4. Taylor Swift – folklore
My son was born three months early this summer, and my wife and I made 80 mile round trips every day to see him in the NICU. We’d play this album exclusively on most of the drives. Swift’s turn into homespun folk both here and on the recent follow up, evermore is some of her best songwriting to date. However, folklore, with its cool tones and lush melodies, will forever be the balm that helped soothe us during our toughest moments.
5. Waxahatchee – Saint Cloud
Clear eyes, full hearts, can’t lose – that’s what comes to mind listening to this instant classic. Katie Crutchfield gave 2020 its first great album, a jaw dropping set off songs from a songwriter who was already writing unforgettable ones. Crutchfield’s decision to get sober has been well documented in the run up to this album, but long after that narrative fades, what will exist are these perfect, breezy songs. Writing with a country verve more than ever, it’s a record for today tomorrow, a few years from now – all while using sounds from yesterday. It’s essential listening.
6. Run the Jewels – Run the Jewels 4
With 2020 being a club sandwich of cataclysmic moments, it only felt right that Run the Jewels would emerge with the soundtrack to our furious, fucked up times. Run the Jewels 3 felt like the duo might be missing a step but with its follow up they doubled down, creating an unrelenting set of songs that burn in your psyche, much like the events of the year where it felt like everything was on fire.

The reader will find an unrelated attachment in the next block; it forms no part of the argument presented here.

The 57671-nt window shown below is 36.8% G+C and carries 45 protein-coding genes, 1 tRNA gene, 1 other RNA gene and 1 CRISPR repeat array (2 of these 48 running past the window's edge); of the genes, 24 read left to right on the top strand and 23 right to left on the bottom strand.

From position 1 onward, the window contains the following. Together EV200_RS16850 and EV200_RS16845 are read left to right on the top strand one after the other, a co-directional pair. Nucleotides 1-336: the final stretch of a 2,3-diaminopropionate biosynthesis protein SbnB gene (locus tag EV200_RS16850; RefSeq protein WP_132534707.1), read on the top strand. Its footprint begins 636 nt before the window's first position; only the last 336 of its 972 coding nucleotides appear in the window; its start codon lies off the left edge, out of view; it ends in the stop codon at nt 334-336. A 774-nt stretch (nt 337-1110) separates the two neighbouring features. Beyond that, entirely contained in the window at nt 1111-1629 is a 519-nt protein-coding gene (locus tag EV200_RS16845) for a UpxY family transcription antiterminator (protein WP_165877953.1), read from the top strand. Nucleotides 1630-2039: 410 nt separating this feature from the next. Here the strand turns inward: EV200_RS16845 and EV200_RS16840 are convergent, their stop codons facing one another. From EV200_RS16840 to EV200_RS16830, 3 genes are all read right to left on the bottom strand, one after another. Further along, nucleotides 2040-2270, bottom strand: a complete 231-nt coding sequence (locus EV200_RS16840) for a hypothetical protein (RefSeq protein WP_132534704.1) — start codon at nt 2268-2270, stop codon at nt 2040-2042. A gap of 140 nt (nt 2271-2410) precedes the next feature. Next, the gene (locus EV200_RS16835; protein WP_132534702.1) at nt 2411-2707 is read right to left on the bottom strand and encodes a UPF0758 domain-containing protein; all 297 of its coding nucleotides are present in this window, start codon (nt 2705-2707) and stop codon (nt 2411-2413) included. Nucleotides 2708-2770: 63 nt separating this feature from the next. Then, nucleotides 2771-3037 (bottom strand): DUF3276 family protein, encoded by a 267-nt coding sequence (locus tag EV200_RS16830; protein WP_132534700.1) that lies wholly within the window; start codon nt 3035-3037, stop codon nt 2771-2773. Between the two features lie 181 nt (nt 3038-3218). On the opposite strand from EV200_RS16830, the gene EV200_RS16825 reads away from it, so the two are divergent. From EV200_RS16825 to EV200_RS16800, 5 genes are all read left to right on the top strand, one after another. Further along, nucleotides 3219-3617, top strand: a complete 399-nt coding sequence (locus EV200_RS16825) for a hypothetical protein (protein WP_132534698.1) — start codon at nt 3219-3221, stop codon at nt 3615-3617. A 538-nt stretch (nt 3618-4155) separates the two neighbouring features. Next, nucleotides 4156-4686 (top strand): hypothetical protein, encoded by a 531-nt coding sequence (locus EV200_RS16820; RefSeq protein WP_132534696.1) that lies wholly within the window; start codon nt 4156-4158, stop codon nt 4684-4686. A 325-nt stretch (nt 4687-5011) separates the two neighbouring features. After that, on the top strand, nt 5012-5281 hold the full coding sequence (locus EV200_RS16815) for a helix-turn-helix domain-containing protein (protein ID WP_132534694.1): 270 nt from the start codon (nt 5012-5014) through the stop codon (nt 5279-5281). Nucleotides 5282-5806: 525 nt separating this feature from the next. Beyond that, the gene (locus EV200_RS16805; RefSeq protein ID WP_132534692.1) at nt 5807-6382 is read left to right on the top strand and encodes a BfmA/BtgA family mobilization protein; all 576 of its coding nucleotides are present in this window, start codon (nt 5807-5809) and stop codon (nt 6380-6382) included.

7. Young Jesus – Welcome to Conceptual Beach
No rock record this year gave a better glimpse and exciting look into what could be the future of the genre than this gem from this Los Angeles based group. Part post-rock, part jazz, part jam, ALL beautiful. It’s expansive, emotional music that takes form, dissolves, atomizes and then reconstitutes as something just as breathtaking. Just when the album ends, you can’t help but wonder what comes next from them.
8. Jeff Rosenstock – No Dream